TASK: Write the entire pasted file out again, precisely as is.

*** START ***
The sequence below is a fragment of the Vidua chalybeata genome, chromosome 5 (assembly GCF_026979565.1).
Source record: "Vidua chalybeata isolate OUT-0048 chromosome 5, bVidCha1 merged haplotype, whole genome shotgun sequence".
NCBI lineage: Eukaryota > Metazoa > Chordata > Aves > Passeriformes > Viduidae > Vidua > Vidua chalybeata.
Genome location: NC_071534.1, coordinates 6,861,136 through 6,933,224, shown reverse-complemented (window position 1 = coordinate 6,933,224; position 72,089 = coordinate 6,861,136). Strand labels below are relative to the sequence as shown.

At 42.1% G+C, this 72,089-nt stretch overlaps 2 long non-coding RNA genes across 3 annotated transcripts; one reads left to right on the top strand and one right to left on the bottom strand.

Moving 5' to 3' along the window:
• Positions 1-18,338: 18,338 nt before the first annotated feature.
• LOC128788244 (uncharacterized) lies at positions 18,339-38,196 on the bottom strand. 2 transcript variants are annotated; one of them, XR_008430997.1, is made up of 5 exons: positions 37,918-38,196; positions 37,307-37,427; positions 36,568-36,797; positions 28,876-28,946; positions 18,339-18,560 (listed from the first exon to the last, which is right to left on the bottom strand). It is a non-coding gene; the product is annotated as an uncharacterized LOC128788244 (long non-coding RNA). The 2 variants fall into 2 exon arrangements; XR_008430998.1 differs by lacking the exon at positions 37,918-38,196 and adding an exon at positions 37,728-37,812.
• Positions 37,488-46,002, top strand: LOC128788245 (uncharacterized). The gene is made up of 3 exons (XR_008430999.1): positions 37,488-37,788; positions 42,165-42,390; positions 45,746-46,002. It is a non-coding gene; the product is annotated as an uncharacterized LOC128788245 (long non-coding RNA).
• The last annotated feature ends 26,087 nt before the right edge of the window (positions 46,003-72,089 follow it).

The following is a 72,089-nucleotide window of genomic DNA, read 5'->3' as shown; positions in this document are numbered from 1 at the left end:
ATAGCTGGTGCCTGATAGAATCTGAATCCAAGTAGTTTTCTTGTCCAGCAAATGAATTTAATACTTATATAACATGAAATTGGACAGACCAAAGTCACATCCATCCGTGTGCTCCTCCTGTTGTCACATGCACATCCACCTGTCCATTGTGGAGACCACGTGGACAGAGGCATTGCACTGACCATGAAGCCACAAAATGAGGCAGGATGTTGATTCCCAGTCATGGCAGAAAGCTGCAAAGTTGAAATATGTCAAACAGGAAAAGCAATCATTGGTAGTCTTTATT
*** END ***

The sequence below is a fragment of the Vidua chalybeata genome, chromosome 5 (assembly GCF_026979565.1).
Source record: "Vidua chalybeata isolate OUT-0048 chromosome 5, bVidCha1 merged haplotype, whole genome shotgun sequence".
NCBI lineage: Eukaryota > Metazoa > Chordata > Aves > Passeriformes > Viduidae > Vidua > Vidua chalybeata.
Genome location: NC_071534.1, coordinates 6,861,136 through 6,933,224, shown reverse-complemented (window position 1 = coordinate 6,933,224; position 72,089 = coordinate 6,861,136). Strand labels below are relative to the sequence as shown.

At 42.1% G+C, this 72,089-nt stretch overlaps 2 long non-coding RNA genes across 3 annotated transcripts; one reads left to right on the top strand and one right to left on the bottom strand.

Moving 5' to 3' along the window:
• Positions 1-18,338: 18,338 nt before the first annotated feature.
• LOC128788244 (uncharacterized) lies at positions 18,339-38,196 on the bottom strand. 2 transcript variants are annotated; one of them, XR_008430997.1, is made up of 5 exons: positions 37,918-38,196; positions 37,307-37,427; positions 36,568-36,797; positions 28,876-28,946; positions 18,339-18,560 (listed from the first exon to the last, which is right to left on the bottom strand). It is a non-coding gene; the product is annotated as an uncharacterized LOC128788244 (long non-coding RNA). The 2 variants fall into 2 exon arrangements; XR_008430998.1 differs by lacking the exon at positions 37,918-38,196 and adding an exon at positions 37,728-37,812.
• Positions 37,488-46,002, top strand: LOC128788245 (uncharacterized). The gene is made up of 3 exons (XR_008430999.1): positions 37,488-37,788; positions 42,165-42,390; positions 45,746-46,002. It is a non-coding gene; the product is annotated as an uncharacterized LOC128788245 (long non-coding RNA).
• The last annotated feature ends 26,087 nt before the right edge of the window (positions 46,003-72,089 follow it).

The following is a 72,089-nucleotide window of genomic DNA, read 5'->3' as shown; positions in this document are numbered from 1 at the left end:
ATAGCTGGTGCCTGATAGAATCTGAATCCAAGTAGTTTTCTTGTCCAGCAAATGAATTTAATACTTATATAACATGAAATTGGACAGACCAAAGTCACATCCATCCGTGTGCTCCTCCTGTTGTCACATGCACATCCACCTGTCCATTGTGGAGACCACGTGGACAGAGGCATTGCACTGACCATGAAGCCACAAAATGAGGCAGGATGTTGATTCCCAGTCATGGCAGAAAGCTGCAAAGTTGAAATATGTCAAACAGGAAAAGCAATCATTGGTAGTCTTTATT